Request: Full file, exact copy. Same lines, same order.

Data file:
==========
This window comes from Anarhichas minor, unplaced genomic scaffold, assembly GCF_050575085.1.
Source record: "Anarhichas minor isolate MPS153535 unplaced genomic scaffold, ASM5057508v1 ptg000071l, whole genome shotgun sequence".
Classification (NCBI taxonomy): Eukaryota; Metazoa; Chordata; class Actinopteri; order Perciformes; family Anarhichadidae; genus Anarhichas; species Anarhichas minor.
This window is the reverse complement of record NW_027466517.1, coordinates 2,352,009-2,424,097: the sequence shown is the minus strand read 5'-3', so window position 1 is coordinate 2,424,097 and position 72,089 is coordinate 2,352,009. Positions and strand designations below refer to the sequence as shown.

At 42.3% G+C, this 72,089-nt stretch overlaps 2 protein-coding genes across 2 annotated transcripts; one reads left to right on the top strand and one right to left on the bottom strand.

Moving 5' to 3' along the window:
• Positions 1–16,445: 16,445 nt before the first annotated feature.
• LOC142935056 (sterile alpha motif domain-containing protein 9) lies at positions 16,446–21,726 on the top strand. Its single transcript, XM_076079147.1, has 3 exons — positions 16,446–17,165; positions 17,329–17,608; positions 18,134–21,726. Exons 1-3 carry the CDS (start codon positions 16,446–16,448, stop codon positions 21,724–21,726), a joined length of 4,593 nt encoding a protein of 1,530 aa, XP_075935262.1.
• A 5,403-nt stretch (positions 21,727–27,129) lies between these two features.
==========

This window comes from Anarhichas minor, unplaced genomic scaffold, assembly GCF_050575085.1.
Source record: "Anarhichas minor isolate MPS153535 unplaced genomic scaffold, ASM5057508v1 ptg000071l, whole genome shotgun sequence".
Classification (NCBI taxonomy): Eukaryota; Metazoa; Chordata; class Actinopteri; order Perciformes; family Anarhichadidae; genus Anarhichas; species Anarhichas minor.
This window is the reverse complement of record NW_027466517.1, coordinates 2,352,009-2,424,097: the sequence shown is the minus strand read 5'-3', so window position 1 is coordinate 2,424,097 and position 72,089 is coordinate 2,352,009. Positions and strand designations below refer to the sequence as shown.

At 42.3% G+C, this 72,089-nt stretch overlaps 2 protein-coding genes across 2 annotated transcripts; one reads left to right on the top strand and one right to left on the bottom strand.

Moving 5' to 3' along the window:
• Positions 1–16,445: 16,445 nt before the first annotated feature.
• LOC142935056 (sterile alpha motif domain-containing protein 9) lies at positions 16,446–21,726 on the top strand. Its single transcript, XM_076079147.1, has 3 exons — positions 16,446–17,165; positions 17,329–17,608; positions 18,134–21,726. Exons 1-3 carry the CDS (start codon positions 16,446–16,448, stop codon positions 21,724–21,726), a joined length of 4,593 nt encoding a protein of 1,530 aa, XP_075935262.1.
• A 5,403-nt stretch (positions 21,727–27,129) lies between these two features.